Under influence of an electric field the charge-distribution will distort and the dipole moment will change,
- <math>
\mathbf{p}^{\mathrm{ind}} \equiv \mathbf{p}- \mathbf{p}^{\mathrm{perm}} </math> where p^{ind} is the induced dipole moment, i.e., the change in dipole due to the polarization of the charge-distribution. Assuming a linear dependence in the field, we define the polarizability <math>\alpha\,</math> by the following expression
- <math>
\mathbf{p}^{\mathrm{ind}} = \alpha \, \mathbf{E}. </math> This relation can be generalized to higher powers in E (in the general case one uses a Taylor series), the polarizabilities arising as factors of E^{2}, and E^{3} are called hyperpolarizabilities and hyper-hyperpolarizabilities, respectively.
We assumed that p is parallel to E, i.e., that α is a single real number, a scalar. It can happen that the two vectors are non-parallel, in that case the defining relation takes the form
- <math>
p_i^\mathrm{ind} = \sum_{j=1}^3 \alpha_{ij} \, E_j, </math> with
- <math>
\mathbf{p}^\mathrm{ind} = \begin{pmatrix}p_1^\mathrm{ind}\\p_2^\mathrm{ind}\\p_3^\mathrm{ind}\end{pmatrix} \quad\hbox{and}\quad \mathbf{E} = \begin{pmatrix}E_1\\E_2\\E_3\end{pmatrix}. </math>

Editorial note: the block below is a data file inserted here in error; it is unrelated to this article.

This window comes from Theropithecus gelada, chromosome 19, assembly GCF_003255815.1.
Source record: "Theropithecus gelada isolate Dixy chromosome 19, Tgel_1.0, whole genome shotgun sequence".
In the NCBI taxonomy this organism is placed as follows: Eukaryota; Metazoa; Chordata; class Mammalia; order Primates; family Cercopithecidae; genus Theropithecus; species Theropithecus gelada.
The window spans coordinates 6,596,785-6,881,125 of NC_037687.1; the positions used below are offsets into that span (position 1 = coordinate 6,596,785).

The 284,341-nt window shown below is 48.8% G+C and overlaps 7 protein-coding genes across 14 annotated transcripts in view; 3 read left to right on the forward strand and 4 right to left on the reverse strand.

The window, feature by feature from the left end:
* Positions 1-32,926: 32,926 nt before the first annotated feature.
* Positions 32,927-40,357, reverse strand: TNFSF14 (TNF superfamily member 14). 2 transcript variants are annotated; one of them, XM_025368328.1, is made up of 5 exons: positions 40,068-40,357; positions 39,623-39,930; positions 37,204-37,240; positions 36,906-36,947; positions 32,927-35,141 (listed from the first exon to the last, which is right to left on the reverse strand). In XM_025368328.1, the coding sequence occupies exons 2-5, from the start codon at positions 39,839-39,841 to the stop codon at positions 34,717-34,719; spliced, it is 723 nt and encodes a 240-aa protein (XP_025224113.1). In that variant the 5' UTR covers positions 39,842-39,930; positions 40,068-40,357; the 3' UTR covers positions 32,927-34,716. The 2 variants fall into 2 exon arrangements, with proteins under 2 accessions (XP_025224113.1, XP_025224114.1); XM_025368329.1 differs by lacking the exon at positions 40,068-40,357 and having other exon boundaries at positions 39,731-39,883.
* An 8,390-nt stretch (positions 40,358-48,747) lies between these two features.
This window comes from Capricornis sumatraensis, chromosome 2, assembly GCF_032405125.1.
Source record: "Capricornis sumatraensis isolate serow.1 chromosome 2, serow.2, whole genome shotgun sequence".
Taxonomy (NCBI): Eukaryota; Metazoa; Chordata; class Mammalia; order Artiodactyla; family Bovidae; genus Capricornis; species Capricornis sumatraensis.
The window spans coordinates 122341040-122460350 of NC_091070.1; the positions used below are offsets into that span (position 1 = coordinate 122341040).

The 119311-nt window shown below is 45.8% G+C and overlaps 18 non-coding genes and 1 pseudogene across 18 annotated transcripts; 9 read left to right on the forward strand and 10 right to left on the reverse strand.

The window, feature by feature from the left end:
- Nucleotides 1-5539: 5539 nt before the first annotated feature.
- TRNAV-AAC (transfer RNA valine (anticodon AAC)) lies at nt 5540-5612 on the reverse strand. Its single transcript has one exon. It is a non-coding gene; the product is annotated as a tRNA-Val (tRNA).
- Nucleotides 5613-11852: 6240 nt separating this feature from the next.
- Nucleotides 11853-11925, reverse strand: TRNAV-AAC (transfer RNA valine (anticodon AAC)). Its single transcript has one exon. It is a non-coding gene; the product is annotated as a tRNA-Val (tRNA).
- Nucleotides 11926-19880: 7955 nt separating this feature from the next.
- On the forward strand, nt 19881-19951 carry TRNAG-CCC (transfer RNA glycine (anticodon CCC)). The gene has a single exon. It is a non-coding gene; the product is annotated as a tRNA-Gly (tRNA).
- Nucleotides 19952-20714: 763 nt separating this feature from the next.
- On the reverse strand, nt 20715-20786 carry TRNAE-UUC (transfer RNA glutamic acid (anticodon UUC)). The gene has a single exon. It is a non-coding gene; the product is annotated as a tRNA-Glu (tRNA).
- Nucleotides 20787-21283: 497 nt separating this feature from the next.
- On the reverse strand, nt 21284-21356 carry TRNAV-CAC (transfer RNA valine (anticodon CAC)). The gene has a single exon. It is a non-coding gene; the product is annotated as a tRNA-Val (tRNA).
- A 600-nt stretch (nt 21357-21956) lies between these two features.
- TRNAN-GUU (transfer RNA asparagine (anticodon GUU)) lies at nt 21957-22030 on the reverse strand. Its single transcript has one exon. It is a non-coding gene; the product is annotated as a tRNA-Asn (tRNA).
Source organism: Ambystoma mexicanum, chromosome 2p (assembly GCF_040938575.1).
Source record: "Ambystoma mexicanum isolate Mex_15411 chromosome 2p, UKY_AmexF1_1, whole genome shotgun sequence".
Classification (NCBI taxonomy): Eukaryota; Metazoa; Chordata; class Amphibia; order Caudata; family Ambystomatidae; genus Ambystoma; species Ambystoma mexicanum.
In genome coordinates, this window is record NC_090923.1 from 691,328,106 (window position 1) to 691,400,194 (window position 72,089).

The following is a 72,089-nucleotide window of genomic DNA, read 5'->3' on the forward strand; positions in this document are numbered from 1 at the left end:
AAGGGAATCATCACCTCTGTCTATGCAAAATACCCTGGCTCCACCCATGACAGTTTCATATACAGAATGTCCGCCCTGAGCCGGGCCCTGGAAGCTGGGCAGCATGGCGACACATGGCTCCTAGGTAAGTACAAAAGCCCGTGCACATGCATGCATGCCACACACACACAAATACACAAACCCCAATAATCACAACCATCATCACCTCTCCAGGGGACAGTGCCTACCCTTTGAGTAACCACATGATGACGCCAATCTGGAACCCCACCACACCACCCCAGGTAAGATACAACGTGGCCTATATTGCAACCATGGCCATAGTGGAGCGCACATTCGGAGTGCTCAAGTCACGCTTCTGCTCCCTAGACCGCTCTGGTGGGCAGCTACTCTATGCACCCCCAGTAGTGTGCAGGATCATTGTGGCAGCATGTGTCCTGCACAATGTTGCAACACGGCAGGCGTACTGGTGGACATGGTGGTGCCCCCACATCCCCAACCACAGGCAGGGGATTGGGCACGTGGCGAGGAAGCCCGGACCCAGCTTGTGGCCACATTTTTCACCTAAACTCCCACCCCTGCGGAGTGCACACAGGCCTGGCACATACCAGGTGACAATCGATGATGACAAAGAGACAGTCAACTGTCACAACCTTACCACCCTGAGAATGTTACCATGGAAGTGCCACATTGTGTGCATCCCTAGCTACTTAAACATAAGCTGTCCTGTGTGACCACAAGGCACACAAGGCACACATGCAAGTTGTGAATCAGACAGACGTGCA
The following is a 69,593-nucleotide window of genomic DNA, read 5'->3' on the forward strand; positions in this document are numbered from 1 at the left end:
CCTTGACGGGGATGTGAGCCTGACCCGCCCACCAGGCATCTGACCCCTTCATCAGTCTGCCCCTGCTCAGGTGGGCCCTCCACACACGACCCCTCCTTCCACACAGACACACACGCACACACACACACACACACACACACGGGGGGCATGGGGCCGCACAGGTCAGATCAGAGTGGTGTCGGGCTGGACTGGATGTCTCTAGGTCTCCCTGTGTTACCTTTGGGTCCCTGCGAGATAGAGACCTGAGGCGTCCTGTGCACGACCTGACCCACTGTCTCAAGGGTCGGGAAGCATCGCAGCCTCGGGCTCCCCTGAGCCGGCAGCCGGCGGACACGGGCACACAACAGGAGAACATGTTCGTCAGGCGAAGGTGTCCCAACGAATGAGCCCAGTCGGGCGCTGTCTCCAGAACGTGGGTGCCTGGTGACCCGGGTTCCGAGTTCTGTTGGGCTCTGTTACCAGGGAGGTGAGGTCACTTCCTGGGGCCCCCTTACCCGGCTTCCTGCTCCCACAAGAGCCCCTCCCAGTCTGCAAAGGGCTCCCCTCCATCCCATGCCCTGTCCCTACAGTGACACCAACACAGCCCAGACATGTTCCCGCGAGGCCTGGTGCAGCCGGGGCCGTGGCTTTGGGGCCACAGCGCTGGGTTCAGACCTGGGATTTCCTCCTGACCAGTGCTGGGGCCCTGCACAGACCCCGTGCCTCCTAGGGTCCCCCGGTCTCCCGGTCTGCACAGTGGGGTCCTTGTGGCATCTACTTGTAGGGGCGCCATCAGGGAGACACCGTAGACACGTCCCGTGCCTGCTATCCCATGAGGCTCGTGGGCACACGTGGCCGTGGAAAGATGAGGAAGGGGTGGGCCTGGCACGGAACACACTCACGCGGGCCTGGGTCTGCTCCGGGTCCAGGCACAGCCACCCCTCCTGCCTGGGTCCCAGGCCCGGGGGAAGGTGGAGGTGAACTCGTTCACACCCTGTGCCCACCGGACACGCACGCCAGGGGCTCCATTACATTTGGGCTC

By writing these two vectors in component form we implicitly assumed the presence of a Cartesian coordinate system. The polarizability α is expressed with respect to the very same coordinate system by a matrix,
- <math>
\boldsymbol{\alpha} = \begin{pmatrix} \alpha_{11} & \alpha_{12} & \alpha_{13} \\ \alpha_{21} & \alpha_{22} & \alpha_{23} \\ \alpha_{31} & \alpha_{32} & \alpha_{33} \\ \end{pmatrix}\quad\hbox{and}\quad \begin{pmatrix}p_1^\mathrm{ind}\\p_2^\mathrm{ind}\\p_3^\mathrm{ind}\end{pmatrix} = \begin{pmatrix} \alpha_{11} & \alpha_{12} & \alpha_{13} \\ \alpha_{21} & \alpha_{22} & \alpha_{23} \\ \alpha_{31} & \alpha_{32} & \alpha_{33} \\ \end{pmatrix} \begin{pmatrix}E_1\\E_2\\E_3\end{pmatrix}. </math>
We know that choice of another Cartesian basis (coordinate system) changes the column vectors p^{ind} and E, while the physics of the situation is unchanged, neither the electric field, nor the induced dipole changes, only their representation by column vectors changes. Similarly, upon choice of another basis the polarizibility α is represented by another 3×3 matrix. This means that α is a second rank (because there are two indices) Cartesian tensor, the polarizability tensor of the charge-distribution.